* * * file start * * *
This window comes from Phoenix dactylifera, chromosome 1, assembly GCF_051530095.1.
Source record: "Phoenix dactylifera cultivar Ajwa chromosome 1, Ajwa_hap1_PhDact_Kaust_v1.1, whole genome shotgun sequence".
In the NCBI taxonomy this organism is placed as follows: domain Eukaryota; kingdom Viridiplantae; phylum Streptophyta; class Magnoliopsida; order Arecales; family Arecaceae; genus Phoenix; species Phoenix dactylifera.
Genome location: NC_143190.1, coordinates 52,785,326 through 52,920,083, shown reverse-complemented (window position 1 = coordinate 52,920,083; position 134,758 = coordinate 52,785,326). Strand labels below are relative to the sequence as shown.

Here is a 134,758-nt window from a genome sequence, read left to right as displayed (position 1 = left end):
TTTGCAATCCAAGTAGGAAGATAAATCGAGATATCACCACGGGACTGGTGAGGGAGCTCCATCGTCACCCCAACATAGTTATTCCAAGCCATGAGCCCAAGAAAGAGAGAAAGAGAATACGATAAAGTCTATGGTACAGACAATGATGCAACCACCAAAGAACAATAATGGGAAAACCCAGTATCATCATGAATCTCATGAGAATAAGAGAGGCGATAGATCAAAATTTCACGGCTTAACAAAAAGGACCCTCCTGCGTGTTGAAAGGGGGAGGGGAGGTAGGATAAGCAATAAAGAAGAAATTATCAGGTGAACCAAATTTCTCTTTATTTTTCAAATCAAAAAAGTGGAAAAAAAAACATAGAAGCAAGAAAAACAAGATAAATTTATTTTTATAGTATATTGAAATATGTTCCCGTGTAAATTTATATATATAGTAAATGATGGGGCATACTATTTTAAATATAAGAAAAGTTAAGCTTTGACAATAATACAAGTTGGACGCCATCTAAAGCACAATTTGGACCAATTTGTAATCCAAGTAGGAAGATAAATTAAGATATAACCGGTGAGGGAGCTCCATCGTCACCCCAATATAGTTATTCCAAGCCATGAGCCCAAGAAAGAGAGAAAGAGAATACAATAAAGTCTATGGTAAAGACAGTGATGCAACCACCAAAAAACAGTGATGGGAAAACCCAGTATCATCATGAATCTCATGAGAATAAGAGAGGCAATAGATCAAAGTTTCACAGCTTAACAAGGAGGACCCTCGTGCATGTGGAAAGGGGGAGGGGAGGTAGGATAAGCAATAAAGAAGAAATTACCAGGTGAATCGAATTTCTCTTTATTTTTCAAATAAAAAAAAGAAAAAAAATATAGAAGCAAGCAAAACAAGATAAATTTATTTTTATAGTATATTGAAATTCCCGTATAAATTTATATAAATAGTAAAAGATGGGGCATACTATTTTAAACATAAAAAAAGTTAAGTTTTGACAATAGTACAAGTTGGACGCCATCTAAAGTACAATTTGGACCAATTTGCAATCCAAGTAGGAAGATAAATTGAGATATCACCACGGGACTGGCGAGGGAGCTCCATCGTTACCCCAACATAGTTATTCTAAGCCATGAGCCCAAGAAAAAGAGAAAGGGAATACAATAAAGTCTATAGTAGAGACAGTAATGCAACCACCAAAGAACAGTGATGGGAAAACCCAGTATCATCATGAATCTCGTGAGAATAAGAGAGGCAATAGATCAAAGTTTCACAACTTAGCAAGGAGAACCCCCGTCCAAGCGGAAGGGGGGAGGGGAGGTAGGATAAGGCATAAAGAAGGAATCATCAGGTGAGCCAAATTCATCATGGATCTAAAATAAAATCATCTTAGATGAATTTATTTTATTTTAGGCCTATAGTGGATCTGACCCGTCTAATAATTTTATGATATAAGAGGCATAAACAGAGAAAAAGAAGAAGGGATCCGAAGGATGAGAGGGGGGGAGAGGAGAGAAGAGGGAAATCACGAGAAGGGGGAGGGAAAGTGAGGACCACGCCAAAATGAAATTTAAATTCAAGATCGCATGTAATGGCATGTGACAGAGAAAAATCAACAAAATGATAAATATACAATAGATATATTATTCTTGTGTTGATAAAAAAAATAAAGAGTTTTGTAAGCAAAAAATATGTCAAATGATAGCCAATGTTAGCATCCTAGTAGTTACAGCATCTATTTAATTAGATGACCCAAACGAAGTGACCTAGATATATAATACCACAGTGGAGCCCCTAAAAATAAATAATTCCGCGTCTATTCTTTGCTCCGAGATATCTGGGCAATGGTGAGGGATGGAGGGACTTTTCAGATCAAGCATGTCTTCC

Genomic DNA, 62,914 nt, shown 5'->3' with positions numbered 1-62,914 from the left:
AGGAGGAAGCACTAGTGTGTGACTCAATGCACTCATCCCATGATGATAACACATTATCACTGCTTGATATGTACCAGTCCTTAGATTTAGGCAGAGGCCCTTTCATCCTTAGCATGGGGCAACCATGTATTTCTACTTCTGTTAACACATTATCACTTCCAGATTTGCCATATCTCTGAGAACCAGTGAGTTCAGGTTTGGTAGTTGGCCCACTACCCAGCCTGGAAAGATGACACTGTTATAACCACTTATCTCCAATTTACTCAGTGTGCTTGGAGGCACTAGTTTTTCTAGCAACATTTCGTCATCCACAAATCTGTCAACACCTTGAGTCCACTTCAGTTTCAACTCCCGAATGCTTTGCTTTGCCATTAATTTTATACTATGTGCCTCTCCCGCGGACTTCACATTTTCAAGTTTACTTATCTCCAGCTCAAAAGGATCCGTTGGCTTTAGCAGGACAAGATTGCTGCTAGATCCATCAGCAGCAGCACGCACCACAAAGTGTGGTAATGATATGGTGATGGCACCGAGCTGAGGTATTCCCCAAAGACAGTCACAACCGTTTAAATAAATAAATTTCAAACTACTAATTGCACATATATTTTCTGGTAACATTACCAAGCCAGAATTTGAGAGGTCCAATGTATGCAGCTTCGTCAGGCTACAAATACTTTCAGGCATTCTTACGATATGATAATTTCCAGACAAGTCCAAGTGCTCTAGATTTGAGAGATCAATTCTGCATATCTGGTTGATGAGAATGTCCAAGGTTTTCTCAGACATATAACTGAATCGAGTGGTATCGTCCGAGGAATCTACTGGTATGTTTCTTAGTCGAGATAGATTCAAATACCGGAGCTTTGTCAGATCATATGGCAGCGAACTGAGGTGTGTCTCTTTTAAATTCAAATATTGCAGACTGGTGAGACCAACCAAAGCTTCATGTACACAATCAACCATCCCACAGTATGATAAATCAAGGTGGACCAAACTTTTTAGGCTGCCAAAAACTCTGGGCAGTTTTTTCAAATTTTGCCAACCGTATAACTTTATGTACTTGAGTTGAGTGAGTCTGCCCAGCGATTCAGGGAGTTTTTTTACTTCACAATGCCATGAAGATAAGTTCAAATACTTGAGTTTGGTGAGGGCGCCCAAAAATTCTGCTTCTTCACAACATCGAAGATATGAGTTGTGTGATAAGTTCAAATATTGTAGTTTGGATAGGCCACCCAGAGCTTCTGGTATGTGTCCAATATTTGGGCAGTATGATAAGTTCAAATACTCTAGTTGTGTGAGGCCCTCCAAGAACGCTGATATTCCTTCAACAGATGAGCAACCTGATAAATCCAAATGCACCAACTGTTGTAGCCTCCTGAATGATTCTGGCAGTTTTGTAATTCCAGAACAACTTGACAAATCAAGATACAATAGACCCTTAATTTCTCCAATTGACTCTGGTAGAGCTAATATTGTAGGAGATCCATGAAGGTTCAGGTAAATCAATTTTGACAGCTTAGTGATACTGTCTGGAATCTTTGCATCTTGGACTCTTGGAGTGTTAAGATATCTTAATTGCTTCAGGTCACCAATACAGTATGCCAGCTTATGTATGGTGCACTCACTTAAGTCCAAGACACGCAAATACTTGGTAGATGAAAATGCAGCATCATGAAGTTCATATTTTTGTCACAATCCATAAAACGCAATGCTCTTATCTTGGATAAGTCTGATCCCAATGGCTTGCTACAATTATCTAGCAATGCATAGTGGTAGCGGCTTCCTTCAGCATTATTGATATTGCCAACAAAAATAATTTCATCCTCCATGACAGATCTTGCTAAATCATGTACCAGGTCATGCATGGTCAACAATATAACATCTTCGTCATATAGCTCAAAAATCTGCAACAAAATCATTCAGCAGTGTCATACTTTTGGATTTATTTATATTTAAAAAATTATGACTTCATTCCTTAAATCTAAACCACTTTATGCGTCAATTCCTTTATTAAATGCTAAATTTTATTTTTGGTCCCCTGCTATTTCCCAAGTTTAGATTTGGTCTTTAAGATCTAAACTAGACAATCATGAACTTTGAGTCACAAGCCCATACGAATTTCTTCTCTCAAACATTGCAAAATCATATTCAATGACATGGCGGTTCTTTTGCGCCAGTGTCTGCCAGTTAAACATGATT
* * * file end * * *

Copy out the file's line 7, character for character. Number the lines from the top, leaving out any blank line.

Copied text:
Genomic DNA, 62,914 nt, shown 5'->3' with positions numbered 1-62,914 from the left: